"We are to be like machines... fill the bed before it gets cold": Exploring the emotional geographies of healthcare providers caring for dying residents in long-term care facilities

Date

2021

Authors

Giesbrecht, Melissa
Stajduhar, Kelli I.
Cloutier, Denise
Dujela, Carren

Journal Title

Journal ISSN

Volume Title

Publisher

Social Science & Medicine

Abstract

The end-of-life context is imbued with emotions, with death and dying transforming everyday places, like long-term care facilities, into entirely new emotional topographies that can evoke profound effects on those who live and work within these settings. Despite their significant role, healthcare providers' emotions and their interconnections with ‘place’ have received relatively little attention from researchers, including geographers of care and caregiving. This secondary thematic analysis attempts to address this notable gap by exploring the emotional geographies of healthcare providers caring for dying residents in four long-term care facilities in western Canada. By drawing upon interview and focus group data with administrators (n = 12) and direct care provider (n = 80) participants, findings reveal that experiences of caring for dying residents were often charged with negative emotions (e.g., distress, frustration, grief). These emotions were not only influenced by social and physical aspects of ‘place’, but the temporal process of caring for a dying resident, which included: (1) Identifying a resident as in need of a palliative approach to care; (2) Actively dying; and (3) Following a resident's death. Findings indicate that providers' emotions shifted in scale at each of these temporal phases, ranging from association with the facility as a whole to the micro-scale of the body. Broader structural forces that influence the physical and social place of long-term care facilities were also found to shape experiences of emotional labor among staff. With an increasing number of deaths occurring within long-term care facilities throughout the Global North, such findings contribute critical experiential knowledge that can inform policy and programs on ways to help combat staff burnout, facilitate worker satisfaction, and foster resilience among long-term care providers, ensuring they receive the necessary supports to continue fulfilling this valuable caring role.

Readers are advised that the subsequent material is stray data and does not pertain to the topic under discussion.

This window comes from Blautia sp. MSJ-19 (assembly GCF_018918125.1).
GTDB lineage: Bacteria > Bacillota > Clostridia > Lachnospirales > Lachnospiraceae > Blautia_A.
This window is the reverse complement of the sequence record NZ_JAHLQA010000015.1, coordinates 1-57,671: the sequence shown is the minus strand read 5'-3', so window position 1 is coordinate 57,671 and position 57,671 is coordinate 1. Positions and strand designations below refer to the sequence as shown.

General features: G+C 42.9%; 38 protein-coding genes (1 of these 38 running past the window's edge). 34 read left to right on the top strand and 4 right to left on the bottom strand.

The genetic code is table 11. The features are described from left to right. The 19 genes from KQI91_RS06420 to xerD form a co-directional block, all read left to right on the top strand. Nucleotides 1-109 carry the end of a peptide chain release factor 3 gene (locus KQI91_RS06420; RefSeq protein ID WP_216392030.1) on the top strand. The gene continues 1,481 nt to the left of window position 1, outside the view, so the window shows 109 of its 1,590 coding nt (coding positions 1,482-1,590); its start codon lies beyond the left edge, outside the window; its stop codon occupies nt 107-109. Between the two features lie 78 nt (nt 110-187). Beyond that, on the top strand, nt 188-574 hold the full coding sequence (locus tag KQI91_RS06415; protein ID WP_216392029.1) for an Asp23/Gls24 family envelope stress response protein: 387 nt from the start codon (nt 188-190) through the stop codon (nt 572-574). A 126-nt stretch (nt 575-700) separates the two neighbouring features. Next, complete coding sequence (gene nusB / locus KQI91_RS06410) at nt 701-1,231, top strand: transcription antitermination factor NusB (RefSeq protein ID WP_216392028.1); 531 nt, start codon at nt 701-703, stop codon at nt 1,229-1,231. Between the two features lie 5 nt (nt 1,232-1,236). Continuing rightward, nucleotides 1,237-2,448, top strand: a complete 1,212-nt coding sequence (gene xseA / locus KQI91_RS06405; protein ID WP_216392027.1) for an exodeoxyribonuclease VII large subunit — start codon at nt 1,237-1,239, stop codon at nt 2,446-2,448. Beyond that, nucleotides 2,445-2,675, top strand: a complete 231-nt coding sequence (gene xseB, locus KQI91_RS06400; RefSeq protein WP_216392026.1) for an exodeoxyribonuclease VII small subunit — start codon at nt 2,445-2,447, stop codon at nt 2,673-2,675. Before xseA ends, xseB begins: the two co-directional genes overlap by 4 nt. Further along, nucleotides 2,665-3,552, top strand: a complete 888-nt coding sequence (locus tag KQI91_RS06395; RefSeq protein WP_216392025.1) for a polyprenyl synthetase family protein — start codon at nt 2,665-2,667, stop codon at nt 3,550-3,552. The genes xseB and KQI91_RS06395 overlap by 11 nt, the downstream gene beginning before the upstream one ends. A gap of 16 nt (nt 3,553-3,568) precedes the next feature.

Description

Keywords

Long-term care, Residential facilities, Nursing care, Healthcare providers, Emotional geographies, End-of-life care, Canada

Citation

Giesbrecht, M., Stajduhar, K. I., Cloutier, D., Dujela, C. (2021). “We are to be like machines… fill the bed before it gets cold”: Exploring the emotional geographies of healthcare providers caring for dying residents in long-term care facilities. Social Science & Medicine, 272, 1-8. https://doi.org/10.1016/j.socscimed.2021.113749.